By CHRISTOPHER PAPLHAM
When I first booted up the beta version of Apple’s new operating system (OS) X Yosemite 10.10, I was impressed–really impressed. The underlying design philosophy of 10.10 is to bring the appearances of Apple’s iOS 7 and 8 to a fully functional desktop environment, and in that respect, it certainly delivers. The interface also looks great. Instead of trying to bring a mobile operating system to desktop computers, Apple instead simplified its existing desktop interface to create an OS that is a nexus of the two.
While the OS is certainly elegant, I would not recommend making the upgrade to anyone who is worried about system stability, at least not yet. From its inception, the system has been plagued with bugs. From my experience, these have ranged from minor graphical errors to drop-down menus appearing several hundred pixels away from where they should and even full-on kernel faults similar to the Windows “Blue Screen of Death.” Apple sure was not kidding when it claimed that the beta of its system “may contain errors or inaccuracies” because the breadth of the bugs I am still experiencing is astounding. The bugs would have not been so disturbing were Yosemite still in beta but instead of waiting until it squashed more bugs, Apple released the new version of its operating system for free on October 16.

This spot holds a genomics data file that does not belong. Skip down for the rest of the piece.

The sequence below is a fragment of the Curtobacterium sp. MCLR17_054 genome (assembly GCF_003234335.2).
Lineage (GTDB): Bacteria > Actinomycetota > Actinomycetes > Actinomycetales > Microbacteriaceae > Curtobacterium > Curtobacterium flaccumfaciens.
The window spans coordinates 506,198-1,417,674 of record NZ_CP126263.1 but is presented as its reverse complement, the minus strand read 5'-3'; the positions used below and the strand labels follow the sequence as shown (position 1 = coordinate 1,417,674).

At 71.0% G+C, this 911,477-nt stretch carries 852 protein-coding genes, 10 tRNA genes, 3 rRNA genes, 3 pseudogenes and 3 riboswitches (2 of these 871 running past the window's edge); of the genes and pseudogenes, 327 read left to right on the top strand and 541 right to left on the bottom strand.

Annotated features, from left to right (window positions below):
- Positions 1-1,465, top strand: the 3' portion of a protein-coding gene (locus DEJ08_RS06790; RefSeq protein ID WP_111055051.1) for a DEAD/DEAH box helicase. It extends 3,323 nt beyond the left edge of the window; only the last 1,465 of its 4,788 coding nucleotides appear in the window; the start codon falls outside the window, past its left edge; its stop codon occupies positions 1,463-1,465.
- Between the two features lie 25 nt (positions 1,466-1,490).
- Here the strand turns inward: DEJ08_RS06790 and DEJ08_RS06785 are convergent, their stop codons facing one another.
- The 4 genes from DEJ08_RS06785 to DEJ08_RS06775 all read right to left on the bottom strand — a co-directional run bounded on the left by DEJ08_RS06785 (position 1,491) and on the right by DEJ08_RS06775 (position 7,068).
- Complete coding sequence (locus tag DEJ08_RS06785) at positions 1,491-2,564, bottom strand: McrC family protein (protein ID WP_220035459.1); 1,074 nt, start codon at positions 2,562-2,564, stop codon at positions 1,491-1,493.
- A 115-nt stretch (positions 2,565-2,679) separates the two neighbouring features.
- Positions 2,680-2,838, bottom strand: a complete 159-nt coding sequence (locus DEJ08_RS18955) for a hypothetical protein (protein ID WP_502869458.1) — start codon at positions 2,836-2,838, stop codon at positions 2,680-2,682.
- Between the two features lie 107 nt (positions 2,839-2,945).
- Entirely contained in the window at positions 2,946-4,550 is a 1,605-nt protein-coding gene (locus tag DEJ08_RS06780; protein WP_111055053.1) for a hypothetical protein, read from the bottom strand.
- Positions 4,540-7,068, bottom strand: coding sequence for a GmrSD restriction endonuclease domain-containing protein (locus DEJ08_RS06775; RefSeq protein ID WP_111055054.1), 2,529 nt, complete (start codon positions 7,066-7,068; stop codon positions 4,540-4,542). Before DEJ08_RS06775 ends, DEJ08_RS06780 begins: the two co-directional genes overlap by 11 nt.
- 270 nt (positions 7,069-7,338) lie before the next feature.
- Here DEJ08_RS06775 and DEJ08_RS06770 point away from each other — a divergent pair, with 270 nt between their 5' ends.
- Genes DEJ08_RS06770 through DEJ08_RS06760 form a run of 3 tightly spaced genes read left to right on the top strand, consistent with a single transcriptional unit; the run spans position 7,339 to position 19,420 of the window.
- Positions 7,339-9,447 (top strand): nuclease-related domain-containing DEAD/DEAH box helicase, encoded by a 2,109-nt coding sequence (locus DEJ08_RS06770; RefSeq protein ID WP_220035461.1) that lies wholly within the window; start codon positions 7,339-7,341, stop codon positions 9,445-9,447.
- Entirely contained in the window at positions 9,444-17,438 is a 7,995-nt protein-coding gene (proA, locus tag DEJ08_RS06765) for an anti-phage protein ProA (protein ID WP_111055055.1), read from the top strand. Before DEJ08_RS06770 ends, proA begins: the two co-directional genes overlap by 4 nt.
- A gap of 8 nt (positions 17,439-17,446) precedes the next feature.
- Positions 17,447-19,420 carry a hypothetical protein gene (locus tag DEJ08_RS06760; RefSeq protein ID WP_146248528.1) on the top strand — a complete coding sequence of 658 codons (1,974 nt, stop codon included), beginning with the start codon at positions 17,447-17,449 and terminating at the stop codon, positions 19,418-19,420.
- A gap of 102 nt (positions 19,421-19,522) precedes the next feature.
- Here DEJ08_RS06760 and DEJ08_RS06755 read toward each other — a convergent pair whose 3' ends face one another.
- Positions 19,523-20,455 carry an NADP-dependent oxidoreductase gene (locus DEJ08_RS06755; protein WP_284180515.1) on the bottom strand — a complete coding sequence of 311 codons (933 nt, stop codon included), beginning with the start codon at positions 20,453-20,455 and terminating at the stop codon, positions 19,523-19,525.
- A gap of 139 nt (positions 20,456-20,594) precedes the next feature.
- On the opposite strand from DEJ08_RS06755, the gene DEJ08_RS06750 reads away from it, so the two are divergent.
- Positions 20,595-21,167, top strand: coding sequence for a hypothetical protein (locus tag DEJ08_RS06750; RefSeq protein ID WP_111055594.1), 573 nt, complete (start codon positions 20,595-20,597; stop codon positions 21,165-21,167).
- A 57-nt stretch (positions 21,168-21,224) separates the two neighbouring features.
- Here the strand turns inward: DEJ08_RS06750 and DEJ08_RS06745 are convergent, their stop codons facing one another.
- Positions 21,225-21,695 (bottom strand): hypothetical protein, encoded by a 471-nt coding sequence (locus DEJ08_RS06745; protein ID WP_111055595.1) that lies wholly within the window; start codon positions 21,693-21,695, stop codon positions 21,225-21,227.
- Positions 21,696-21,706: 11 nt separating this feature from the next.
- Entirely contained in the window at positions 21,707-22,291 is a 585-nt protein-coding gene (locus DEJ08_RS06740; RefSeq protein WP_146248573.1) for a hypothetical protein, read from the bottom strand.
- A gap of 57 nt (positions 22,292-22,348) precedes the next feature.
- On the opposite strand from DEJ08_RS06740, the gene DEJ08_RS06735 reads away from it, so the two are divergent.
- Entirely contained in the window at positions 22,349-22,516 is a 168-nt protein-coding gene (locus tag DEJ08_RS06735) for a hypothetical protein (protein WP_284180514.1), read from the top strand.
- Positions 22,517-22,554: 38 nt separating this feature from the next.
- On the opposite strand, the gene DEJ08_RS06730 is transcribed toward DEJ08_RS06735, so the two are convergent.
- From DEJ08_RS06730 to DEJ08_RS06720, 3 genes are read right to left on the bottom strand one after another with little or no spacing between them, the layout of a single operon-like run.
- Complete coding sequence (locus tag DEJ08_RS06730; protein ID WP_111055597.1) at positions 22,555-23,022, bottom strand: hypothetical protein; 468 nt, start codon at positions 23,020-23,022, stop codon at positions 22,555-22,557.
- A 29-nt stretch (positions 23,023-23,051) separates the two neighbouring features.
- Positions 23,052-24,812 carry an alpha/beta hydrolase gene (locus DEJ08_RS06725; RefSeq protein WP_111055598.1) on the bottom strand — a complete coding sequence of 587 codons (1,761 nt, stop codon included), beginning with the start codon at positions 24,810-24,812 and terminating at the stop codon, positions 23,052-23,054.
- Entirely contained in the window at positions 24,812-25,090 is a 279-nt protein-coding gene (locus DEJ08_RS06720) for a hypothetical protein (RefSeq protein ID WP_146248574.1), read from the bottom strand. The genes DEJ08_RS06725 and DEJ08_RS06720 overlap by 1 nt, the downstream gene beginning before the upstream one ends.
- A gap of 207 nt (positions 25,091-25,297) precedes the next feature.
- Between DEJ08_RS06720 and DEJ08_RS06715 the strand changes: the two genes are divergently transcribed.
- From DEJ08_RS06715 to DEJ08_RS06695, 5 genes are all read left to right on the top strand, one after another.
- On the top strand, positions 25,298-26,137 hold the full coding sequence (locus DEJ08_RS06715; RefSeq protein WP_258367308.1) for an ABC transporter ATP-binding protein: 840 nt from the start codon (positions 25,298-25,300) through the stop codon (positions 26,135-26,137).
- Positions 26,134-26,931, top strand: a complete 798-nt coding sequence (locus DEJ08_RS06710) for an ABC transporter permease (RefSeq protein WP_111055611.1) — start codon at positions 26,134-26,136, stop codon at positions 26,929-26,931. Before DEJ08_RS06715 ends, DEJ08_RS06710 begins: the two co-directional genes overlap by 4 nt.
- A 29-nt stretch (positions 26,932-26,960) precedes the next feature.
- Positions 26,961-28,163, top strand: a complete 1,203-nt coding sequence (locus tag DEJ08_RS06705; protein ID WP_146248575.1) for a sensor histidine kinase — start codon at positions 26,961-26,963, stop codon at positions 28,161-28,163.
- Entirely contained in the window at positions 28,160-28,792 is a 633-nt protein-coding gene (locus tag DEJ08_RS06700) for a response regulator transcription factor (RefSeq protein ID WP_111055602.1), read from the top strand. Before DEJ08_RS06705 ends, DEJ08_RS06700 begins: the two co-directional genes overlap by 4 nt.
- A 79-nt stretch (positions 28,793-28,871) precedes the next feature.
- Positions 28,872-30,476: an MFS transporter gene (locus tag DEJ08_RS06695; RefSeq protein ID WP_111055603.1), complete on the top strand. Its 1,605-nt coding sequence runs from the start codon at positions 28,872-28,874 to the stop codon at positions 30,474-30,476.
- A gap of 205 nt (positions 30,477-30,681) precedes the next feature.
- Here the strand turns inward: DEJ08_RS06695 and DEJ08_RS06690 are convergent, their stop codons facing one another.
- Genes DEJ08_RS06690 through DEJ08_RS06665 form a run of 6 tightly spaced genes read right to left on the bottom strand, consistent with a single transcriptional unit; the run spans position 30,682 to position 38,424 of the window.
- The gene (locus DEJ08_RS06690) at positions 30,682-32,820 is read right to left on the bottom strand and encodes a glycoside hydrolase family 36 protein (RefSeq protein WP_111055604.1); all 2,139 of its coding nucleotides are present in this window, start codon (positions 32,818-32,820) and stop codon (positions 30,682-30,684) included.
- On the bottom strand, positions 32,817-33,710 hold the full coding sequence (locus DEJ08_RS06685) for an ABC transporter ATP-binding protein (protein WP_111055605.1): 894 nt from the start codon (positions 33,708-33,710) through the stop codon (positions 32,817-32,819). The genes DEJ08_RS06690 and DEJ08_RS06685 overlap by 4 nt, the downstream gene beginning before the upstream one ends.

The release of OS X Yosemite eerily parallels last year’s release of OS X Mavericks, which offered relatively few feature additions from the previous operating system but still was released with a massive number of bugs. While Yosemite boasts an interface overhaul, it has so many bugs that upgrading to the initial release would be a mistake.